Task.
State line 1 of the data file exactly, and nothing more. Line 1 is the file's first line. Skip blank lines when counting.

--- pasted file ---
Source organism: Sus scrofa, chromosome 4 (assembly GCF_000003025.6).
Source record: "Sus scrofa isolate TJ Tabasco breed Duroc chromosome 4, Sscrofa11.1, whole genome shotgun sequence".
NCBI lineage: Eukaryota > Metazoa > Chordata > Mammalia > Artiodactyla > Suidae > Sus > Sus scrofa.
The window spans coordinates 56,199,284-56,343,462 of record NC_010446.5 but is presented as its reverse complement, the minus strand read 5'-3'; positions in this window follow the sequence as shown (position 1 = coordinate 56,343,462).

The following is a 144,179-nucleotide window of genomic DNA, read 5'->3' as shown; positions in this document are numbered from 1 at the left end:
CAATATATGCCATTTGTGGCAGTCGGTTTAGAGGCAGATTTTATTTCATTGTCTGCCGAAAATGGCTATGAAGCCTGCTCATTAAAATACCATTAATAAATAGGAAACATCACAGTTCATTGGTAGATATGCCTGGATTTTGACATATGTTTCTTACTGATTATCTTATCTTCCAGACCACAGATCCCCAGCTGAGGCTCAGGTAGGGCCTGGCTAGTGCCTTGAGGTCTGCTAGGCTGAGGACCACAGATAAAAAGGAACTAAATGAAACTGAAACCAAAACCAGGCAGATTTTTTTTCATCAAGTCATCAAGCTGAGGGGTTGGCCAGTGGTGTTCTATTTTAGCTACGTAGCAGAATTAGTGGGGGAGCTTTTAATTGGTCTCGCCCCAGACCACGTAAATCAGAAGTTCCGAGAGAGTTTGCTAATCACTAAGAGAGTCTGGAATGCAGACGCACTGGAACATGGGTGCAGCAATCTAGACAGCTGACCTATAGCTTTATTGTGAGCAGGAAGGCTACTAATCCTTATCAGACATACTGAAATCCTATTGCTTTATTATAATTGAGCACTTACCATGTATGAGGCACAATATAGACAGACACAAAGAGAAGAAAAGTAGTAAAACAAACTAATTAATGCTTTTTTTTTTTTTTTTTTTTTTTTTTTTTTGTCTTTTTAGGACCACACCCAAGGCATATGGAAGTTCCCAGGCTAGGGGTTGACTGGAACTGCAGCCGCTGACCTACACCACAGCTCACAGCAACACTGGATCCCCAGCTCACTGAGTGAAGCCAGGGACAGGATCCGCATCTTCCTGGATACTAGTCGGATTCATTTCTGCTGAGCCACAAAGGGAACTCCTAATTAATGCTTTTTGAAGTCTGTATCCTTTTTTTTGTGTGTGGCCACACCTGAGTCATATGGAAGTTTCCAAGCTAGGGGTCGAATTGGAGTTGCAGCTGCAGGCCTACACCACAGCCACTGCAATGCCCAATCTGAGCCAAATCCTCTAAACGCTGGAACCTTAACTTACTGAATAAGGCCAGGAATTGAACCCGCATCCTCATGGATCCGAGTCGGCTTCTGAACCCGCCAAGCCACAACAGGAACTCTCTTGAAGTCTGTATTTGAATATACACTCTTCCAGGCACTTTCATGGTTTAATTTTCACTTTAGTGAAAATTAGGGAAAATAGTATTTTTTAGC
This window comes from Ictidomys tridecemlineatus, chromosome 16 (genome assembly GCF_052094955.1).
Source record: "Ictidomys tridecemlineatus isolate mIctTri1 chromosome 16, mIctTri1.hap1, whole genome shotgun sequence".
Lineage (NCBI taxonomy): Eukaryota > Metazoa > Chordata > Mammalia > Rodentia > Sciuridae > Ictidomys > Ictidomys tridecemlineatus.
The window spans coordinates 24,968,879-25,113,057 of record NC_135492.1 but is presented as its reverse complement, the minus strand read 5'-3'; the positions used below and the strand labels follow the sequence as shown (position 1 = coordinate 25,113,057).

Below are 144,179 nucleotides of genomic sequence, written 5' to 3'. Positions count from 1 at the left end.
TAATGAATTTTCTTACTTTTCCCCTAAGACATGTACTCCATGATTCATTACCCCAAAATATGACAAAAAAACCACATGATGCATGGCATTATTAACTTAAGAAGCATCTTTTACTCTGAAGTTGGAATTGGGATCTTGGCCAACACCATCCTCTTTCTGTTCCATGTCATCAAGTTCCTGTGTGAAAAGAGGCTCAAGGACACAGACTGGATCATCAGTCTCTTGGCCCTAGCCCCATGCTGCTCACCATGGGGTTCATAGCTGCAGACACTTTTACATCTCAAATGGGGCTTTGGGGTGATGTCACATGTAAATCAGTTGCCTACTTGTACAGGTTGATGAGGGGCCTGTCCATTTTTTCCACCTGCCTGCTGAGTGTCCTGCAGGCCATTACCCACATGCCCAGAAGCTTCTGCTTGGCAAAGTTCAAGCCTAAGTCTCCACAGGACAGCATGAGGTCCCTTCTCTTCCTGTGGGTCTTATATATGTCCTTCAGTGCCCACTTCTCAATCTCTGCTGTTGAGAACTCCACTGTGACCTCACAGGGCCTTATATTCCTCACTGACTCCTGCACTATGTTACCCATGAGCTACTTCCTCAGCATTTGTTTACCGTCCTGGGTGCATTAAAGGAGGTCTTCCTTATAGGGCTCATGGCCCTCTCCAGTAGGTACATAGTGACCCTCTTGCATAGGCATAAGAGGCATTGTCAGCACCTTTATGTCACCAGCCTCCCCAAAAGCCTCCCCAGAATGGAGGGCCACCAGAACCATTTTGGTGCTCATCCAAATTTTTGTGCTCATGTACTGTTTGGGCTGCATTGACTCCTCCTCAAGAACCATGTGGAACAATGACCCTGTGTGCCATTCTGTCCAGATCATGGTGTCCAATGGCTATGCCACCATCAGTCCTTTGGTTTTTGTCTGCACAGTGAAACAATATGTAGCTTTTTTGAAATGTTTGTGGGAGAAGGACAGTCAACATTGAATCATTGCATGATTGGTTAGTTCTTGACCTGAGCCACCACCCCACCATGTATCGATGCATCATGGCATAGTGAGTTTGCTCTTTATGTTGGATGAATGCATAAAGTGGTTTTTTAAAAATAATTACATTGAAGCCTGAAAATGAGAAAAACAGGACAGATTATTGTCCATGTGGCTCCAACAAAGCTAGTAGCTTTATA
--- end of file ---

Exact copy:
Source organism: Sus scrofa, chromosome 4 (assembly GCF_000003025.6).